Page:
When the insurance company hires a case manager under Board Rule 200.2, it is almost like they are hiring a contractor. In this situation, the nurse case manager is not an employee of the insurance company but may still be working for the insurance company. Because this rule is relatively new, there is little guidance about how the State Board of Workers’ Compensation will interpret it.
Maybe. Nurse case manager do sometimes attend doctor’s appointments. But, it will really depend on whether the nurse case manager is providing case management services under Board Rule 200.1 or Board Rule 200.2.
If you agree to case management services under Board Rule 200.1, the nurse case manager can probably attend doctor’s appointments.
If you do not agree to case management, the insurance company may use Board Rule 200.2 to hire a nurse case manager to work on your case. Under Rule 200.2, the nurse case manager may not be able to attend doctor’s appointments unless you agree in writing.
Even if they do not attend doctor’s appointments, nurse case managers will often communicate with your doctors or the doctors’ offices. Under Rule 200.2, you should receive documentation of any communications that the nurse case manager has with the doctor. You should also receive at least 10 days advance notice of any time the nurse case manager will meet with one of your doctors.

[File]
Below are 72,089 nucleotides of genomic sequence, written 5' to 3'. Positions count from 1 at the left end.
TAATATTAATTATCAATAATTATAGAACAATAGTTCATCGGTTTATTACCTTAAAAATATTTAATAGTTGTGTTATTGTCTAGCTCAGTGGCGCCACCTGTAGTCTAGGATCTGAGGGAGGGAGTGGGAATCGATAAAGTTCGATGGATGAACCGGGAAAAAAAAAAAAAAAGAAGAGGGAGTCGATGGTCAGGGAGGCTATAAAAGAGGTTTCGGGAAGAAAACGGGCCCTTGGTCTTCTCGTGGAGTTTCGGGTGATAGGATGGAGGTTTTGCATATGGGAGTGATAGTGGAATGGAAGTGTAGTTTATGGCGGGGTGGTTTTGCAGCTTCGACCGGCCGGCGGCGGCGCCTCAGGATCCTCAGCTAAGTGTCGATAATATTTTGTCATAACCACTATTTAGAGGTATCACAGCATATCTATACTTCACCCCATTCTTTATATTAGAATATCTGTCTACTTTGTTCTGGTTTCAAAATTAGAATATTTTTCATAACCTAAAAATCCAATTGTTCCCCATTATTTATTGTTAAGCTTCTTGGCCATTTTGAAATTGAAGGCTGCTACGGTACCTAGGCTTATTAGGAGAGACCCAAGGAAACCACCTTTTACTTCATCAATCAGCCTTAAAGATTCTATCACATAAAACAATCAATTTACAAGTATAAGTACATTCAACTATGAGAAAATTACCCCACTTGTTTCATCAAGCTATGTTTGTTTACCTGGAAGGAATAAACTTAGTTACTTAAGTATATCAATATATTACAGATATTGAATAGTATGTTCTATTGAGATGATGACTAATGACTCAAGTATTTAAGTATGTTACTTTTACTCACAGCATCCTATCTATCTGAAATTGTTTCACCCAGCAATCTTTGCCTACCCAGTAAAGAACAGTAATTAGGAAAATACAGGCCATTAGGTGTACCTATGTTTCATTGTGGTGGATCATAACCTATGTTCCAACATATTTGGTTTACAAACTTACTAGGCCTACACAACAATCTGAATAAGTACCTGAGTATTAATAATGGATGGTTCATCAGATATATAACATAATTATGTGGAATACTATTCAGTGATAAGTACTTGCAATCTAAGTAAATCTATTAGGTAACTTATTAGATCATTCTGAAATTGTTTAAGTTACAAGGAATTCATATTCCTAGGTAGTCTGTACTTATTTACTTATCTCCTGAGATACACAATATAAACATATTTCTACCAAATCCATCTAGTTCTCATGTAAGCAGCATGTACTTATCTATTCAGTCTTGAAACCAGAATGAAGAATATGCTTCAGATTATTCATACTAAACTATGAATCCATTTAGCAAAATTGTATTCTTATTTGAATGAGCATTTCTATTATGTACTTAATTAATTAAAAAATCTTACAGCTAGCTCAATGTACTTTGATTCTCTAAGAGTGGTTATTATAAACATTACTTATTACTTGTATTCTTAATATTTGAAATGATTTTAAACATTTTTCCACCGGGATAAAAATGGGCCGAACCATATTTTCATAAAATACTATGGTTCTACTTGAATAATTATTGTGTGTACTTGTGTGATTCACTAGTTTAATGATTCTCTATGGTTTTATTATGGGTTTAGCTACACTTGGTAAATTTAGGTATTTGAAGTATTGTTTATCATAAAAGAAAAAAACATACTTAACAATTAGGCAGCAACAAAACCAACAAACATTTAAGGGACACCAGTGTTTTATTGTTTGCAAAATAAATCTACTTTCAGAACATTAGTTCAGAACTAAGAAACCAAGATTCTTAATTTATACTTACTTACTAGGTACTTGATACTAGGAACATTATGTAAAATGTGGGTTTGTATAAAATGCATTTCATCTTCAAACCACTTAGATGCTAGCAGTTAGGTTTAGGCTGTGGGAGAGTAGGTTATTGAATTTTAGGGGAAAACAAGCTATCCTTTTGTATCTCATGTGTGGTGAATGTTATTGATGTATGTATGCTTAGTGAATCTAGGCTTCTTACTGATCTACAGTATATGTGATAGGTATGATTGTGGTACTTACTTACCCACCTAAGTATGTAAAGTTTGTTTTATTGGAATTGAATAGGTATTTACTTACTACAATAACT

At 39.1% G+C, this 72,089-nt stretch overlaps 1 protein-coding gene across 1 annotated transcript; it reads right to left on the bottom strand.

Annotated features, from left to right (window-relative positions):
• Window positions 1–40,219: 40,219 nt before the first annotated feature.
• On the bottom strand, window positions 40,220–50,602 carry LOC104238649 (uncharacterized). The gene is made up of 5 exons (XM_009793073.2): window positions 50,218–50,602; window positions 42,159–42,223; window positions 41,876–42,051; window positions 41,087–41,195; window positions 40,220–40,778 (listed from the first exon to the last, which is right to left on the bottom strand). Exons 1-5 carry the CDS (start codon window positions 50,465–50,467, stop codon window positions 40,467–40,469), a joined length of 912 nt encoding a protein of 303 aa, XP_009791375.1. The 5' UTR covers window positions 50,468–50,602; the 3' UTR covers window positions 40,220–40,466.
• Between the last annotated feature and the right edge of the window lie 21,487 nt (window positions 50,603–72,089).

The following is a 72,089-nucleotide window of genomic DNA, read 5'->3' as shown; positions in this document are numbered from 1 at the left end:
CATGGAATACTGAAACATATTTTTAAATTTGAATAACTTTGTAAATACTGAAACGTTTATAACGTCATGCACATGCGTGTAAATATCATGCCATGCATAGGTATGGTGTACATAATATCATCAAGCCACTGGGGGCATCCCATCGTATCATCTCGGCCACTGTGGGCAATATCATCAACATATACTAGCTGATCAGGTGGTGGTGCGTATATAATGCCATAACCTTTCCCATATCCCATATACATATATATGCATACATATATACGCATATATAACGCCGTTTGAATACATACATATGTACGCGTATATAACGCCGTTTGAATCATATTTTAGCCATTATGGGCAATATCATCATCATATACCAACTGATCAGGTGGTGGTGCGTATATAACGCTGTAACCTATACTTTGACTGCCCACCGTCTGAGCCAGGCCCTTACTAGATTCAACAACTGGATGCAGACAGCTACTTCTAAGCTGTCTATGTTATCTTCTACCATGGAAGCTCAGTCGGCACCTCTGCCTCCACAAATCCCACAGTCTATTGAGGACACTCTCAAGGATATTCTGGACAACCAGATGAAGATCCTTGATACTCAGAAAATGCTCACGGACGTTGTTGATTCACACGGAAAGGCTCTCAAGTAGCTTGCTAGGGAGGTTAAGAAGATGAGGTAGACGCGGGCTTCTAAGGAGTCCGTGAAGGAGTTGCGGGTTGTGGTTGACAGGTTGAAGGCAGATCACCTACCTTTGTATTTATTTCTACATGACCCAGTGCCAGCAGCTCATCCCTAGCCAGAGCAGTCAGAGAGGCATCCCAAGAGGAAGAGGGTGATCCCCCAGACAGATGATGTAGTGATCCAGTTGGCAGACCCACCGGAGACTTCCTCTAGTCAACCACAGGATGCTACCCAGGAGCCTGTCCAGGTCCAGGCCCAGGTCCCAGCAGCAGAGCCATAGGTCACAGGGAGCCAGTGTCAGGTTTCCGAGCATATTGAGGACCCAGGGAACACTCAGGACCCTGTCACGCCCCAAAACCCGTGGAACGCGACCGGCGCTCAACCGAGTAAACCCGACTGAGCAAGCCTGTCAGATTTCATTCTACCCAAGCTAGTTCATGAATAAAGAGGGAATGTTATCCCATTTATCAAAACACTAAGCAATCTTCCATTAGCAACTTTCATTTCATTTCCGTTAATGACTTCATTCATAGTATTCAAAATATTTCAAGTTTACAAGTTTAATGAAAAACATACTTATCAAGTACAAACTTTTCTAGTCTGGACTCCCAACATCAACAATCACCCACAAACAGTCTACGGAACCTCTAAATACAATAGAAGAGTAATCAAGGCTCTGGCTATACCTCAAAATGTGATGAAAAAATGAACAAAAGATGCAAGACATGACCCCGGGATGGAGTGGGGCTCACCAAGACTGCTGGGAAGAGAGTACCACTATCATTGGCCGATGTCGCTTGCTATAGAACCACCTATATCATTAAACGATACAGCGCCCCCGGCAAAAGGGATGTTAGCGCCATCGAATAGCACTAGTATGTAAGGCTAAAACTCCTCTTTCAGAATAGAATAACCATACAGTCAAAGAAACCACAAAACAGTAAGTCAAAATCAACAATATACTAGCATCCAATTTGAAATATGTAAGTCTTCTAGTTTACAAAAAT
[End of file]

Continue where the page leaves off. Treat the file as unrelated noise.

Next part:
Can I choose my nurse case manager?
The rules of the State Board of Workers’ Compensation do not give you the right to choose the nurse case manager. You or your attorney could certainly talk to the insurance company and try to agree on a nurse case manager to work on your case. The insurance company may agree to a case manager you want to use.
Do I have to have a nurse case manager?
No. You do not have to agree to a nurse case manager. But, Board Rule 200.2 now allows the insurance company to hire a nurse case manager even when you do not agree. The difference is that the case manager hired by the insurance company without your agreement can do less on your case.
Yes. If you qualify for a catastrophic designation, a catastrophic rehabilitation supplier will be appointed to work on your case. A catastrophic rehabilitation supplier has to have more training and certification than a regular nurse case manager.
You do not get a choice about case management services if your case is catastrophic. The catastrophic rehabilitation supplier assigned to your case will communicate with you and develop rehabilitation plans to help make sure that you have the best possible recovery from your injury.
Board Rule 200.1 provides a lot of specific guidance about what catastrophic rehabilitation suppliers do. You can also find a lot more information on the Managed Care and Rehabilitation Division’s page on the State Board of Workers’ Compensation’s website.
If you would like to learn more about what a catastrophic designation is and how you could possibly qualify, here is an article I wrote that discusses catastrophic designation in more detail.